O when a company makes a strategic decision it is

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o When a company makes a strategic decision it is informed by shared beliefs and values— “everyone knows that!” o “Shared” means that people espouse the same values. In a “strong” culture the value + belief overlap between a person and the organization is extensive; a culture is weak when there is lack of consensus regarding values and beliefs Leaders have a powerful influence on culture by what behavior they are perceived to notice, and by what they reward and punish. As people come and go organizations may try new ways of doing things. When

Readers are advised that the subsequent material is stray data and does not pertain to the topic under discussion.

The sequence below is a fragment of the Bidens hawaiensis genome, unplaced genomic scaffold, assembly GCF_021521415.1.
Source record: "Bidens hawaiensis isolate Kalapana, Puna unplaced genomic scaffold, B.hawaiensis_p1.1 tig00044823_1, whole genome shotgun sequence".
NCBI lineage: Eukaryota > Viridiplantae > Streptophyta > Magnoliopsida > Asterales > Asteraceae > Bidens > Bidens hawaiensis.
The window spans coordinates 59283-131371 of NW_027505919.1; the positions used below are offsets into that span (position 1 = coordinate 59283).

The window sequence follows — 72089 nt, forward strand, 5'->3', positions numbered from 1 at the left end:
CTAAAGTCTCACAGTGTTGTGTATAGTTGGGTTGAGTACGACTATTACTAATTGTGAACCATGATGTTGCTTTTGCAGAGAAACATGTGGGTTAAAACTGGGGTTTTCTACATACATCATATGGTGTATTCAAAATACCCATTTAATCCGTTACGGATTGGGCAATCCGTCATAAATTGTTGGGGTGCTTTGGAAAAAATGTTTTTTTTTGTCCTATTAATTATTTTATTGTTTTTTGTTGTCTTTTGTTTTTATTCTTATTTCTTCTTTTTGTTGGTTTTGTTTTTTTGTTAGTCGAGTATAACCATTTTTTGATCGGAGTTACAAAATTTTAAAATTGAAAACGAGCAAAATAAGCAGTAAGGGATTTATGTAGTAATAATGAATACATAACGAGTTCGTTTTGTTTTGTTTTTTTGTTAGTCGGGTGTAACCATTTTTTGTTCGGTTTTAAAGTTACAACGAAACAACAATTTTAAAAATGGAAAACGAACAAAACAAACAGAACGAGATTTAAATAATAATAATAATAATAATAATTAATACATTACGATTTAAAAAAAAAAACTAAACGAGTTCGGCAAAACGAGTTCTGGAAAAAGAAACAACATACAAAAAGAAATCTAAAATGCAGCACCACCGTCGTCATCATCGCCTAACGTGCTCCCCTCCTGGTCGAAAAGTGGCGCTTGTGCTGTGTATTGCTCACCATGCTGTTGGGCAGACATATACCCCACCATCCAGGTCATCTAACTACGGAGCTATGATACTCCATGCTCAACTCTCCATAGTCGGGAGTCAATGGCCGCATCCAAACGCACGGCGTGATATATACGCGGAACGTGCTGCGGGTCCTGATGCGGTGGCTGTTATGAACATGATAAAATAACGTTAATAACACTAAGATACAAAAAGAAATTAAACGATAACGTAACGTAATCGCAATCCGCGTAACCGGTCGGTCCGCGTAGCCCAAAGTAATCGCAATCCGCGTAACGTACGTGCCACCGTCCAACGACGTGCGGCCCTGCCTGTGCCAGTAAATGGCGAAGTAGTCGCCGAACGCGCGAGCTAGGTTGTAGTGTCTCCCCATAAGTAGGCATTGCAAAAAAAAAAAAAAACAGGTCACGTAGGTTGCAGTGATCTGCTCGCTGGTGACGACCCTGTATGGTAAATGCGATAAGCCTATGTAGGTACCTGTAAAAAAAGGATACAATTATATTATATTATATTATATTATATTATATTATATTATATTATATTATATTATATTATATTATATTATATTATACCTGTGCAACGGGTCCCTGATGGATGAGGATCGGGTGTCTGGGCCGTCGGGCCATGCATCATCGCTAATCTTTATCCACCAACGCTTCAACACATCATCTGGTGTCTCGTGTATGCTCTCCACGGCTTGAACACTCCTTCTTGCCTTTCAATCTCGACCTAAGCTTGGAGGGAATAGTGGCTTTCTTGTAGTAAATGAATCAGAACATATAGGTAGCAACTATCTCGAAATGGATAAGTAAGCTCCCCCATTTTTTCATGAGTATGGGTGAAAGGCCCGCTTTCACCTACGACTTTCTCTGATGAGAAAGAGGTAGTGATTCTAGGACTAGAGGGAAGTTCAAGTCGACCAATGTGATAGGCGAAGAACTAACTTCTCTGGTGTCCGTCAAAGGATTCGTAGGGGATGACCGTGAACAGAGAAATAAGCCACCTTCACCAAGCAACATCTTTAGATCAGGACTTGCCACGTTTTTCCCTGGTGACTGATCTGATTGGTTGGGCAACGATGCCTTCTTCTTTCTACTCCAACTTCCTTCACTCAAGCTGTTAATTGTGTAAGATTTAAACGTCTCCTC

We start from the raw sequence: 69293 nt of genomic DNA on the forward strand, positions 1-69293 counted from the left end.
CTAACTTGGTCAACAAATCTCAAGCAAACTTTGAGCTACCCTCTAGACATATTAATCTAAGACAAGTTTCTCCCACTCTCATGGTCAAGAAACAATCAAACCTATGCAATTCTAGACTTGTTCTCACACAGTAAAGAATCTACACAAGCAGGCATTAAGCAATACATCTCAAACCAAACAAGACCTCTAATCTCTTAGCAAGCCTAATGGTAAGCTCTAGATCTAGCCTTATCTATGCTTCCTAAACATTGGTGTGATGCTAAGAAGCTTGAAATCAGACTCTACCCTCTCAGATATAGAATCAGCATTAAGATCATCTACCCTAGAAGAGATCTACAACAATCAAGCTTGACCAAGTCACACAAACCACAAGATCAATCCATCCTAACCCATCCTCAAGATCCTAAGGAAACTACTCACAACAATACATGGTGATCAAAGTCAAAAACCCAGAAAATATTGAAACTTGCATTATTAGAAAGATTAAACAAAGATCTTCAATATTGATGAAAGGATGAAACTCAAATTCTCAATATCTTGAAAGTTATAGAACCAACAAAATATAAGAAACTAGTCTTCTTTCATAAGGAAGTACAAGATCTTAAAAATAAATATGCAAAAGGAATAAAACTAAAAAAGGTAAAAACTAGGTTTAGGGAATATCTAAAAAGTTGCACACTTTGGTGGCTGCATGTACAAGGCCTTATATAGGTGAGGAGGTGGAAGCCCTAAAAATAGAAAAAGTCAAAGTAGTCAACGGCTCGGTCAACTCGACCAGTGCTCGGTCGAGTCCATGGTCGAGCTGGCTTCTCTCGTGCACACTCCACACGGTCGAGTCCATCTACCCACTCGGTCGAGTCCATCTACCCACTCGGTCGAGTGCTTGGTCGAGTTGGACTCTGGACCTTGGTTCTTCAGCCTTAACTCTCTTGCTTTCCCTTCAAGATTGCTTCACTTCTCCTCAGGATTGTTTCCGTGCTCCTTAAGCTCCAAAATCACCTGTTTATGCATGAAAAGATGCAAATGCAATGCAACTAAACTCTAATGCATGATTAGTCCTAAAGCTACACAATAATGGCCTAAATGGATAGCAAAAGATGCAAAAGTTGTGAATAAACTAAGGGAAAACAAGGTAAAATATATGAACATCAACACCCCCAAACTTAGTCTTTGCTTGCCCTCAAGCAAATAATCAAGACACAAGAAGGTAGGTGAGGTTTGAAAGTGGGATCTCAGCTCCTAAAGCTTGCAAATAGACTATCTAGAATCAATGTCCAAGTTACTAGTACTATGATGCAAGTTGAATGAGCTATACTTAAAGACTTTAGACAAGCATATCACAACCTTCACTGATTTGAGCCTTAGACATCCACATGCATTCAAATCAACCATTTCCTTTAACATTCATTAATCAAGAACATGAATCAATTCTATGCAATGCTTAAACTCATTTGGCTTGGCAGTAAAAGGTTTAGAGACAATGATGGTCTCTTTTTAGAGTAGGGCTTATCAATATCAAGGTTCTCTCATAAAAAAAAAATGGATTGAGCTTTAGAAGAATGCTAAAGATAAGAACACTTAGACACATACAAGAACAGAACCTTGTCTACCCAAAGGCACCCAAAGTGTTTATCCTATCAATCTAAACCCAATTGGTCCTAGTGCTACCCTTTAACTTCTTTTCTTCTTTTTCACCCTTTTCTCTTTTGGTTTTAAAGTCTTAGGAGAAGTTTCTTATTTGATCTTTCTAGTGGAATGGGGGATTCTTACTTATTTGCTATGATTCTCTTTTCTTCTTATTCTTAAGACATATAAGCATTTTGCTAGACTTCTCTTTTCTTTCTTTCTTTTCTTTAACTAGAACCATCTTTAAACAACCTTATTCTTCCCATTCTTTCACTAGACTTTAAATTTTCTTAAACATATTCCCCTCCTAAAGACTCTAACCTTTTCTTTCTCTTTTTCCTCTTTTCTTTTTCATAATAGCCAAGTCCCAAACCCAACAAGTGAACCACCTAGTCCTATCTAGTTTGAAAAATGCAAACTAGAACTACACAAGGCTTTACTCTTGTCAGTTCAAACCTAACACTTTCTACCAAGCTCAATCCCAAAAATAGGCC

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something works, it tends to be retained. Actions that produce negative results are, or should be, discarded. By means of this process of experimentation, retention, and rejection the ways things are done coalesce into a culture. o The danger, though, is that unchallenged beliefs and assumptions can entrap a company into dysfunctional behavior. Just because something didn’t work in the past is not a good enough reason to avoid reconsideration, because circumstances might have changed. Ordinary objects, furniture, decorations, and the condition of the building can be symbols that convey meaning about culture. o For example, what meaning is conveyed by a parking space close to the entrance that is marked “RESERVED FOR SENIOR MANAGEMENT?” o What meaning is conveyed by a sign at a different company reading “RESERVED FOR EMPLOYEE OF THE MONTH?” One can surmise pretty well how things are done at those very different firms. Those things stand for the company and its culture. Slogans usually come out of the public relations department, but workers can contribute slogans as well. o The military provides colorful examples. For instance, US marines are often called “leathernecks.” There are two competing stories about the origin of the term; nonetheless, the word conveys a feeling of rectitude and toughness. The word brings to mind the strength and dedication of a Marine—core values in the Corps. Measuring culture: o There are two ways to measure culture, inductive and deductive. The deductive method—i. e., reasoning from the general to the specific —entails using a typology that is based on a theoretical framework. In management, there is a plethora of theoretical frameworks, devised by an army of social science scholars, leaving the manager to wonder which one is correct. To create a typology, a scholar chooses two orthogonal dimensions s/he believes captures the essence of culture. Some examples are: concern for people (high vs. low) / concern for production (high vs. low) structure (flexible vs. stable) / focus (inward vs. outward) In contrast, the inductive method is to observe i.e., measure, what people are actually expected to do, and work backwards from there, inferring the values and beliefs that comprise behavioral norms.
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